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New U.S. Allie Dostum a Double-Crossing Butcher

g and compass

National Post

October 19, 2001

Former plumber is master of betrayal

On the cusp of victory

Jan Cienski
National Post

WASHINGTON - The United States has had to make some unsavoury friends in its battle against Osama bin Laden's terrorist legions, but none more so than General Abdul Rashid Dostum, a cruel and cunning warlord who is fighting for control of the northern city of Mazar-e Sharif.

Even by the hardened standards of Afghanistan, the beefy former plumber and field hand stands out as by far the ablest practitioner of the double cross. Perhaps it helps that Gen. Dostum is a player of the traditional Uzbek sport of buzkashi, in which men on horseback struggle for the bloody corpse of a headless goat -- a game played without teams and rules.

With his bristling moustache and his stiffly pressed Soviet-style camouflage uniforms, Gen. Dostum reigned for years from Mazar, where he and his 50,000 ethnic Uzbek troops created a state within a state, surviving on smuggling, drug exports and war before the Taliban ousted him.

When reporter Ahmed Rashid visited Gen. Dostum's medieval fortress, the Quila-e-Jhangi, the Fort of War, just outside Mazar, he found pools of blood and flesh in the dusty courtyard. Inquiring whether a goat had been slaughtered, he was told the general had just finished punishing a soldier accused of theft. The man had been tied to a tank and crushed to a pulp under its steel treads.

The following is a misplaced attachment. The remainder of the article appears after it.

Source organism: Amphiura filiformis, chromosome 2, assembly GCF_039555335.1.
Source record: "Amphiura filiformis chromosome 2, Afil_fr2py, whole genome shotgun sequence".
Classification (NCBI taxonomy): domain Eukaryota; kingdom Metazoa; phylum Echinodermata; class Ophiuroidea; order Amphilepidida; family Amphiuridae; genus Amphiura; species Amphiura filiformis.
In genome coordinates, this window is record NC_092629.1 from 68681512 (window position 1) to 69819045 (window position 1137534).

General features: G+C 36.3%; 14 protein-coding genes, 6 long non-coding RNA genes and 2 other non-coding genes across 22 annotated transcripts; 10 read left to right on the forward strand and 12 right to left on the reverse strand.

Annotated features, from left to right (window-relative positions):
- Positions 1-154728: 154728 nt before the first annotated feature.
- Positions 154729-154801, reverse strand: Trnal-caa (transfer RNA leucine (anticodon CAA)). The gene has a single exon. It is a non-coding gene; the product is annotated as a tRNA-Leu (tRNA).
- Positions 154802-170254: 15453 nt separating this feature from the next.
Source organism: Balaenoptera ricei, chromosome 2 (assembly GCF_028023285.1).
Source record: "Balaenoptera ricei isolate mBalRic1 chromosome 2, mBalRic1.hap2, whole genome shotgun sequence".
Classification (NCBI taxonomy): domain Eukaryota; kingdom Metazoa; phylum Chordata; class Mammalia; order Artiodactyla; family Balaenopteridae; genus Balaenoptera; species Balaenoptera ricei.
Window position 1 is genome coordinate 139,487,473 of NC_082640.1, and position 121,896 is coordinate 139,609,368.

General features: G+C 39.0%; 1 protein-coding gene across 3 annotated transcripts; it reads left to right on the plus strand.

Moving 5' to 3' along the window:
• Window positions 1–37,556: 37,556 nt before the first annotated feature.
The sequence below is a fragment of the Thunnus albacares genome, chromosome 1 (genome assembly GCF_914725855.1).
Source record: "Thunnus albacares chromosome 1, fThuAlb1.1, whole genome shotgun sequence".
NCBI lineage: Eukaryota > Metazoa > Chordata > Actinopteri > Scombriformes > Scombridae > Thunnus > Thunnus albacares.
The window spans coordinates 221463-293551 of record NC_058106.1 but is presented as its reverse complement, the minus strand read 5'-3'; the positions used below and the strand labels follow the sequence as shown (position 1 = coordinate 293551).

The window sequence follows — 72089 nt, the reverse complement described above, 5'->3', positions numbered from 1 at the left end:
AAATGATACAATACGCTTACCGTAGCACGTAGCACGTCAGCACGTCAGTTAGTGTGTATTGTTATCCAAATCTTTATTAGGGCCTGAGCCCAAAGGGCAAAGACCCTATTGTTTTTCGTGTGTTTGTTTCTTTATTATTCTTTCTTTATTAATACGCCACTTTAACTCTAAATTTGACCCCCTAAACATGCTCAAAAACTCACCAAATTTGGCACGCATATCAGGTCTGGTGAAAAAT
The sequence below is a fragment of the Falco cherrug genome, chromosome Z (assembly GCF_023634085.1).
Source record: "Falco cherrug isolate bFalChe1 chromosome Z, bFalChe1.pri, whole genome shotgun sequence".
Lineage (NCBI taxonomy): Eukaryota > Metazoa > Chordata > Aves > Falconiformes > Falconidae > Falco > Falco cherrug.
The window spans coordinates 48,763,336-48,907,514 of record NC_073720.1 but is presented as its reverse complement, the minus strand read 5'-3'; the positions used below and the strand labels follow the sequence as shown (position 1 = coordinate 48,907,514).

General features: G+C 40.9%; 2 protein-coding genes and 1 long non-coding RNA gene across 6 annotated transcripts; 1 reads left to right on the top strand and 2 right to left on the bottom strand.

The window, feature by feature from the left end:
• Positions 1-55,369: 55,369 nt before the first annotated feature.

Another favourite punishment was ripping a victim in two by strapping him to tanks headed in opposite directions.

While he ruled his troops with a bloody hand, the general had a lighter touch with the civilian population of Mazar, a city of about a million on the rolling steppes of northern Afghanistan and the country's gateway to the former Soviet republics of Central Asia.

A carpet dealer who visited the city recalled few roadblocks and a relatively uncorrupt military. While the Taliban was imposing its misogynistic religious fanaticism on the rest of Afghanistan, Mazar was an oasis of secular normalcy.

Mazar had a Dostum-funded university with many female students, and women worked throughout the civil service as teachers and doctors.

Even during the Soviet invasion, when the Soviets would unhesitatingly unleash their power on cities and villages that resisted them, Mazar was not the scene of much destruction.

Gen. Dostum retained control by maintaining an intricate balance of alliance and deceit with the array of powers vying for control over Afghanistan.

The general began his scramble to power as a Communist union boss and later the leader of a crack ethnic Uzbek militia that backed the Soviet invasion of Afghanistan and protected vital Soviet supply lines north of Mazar.

After the Soviets left in 1989, leaving a puppet Communist regime behind, Gen. Dostum headed the fearsome Uzbek militia called Jowzjan, which was used by the Communist leader Najibullah as his elite strike force against mujahedeen guerrillas. Gen. Dostum was even awarded the Hero of the Republic of Afghanistan medal.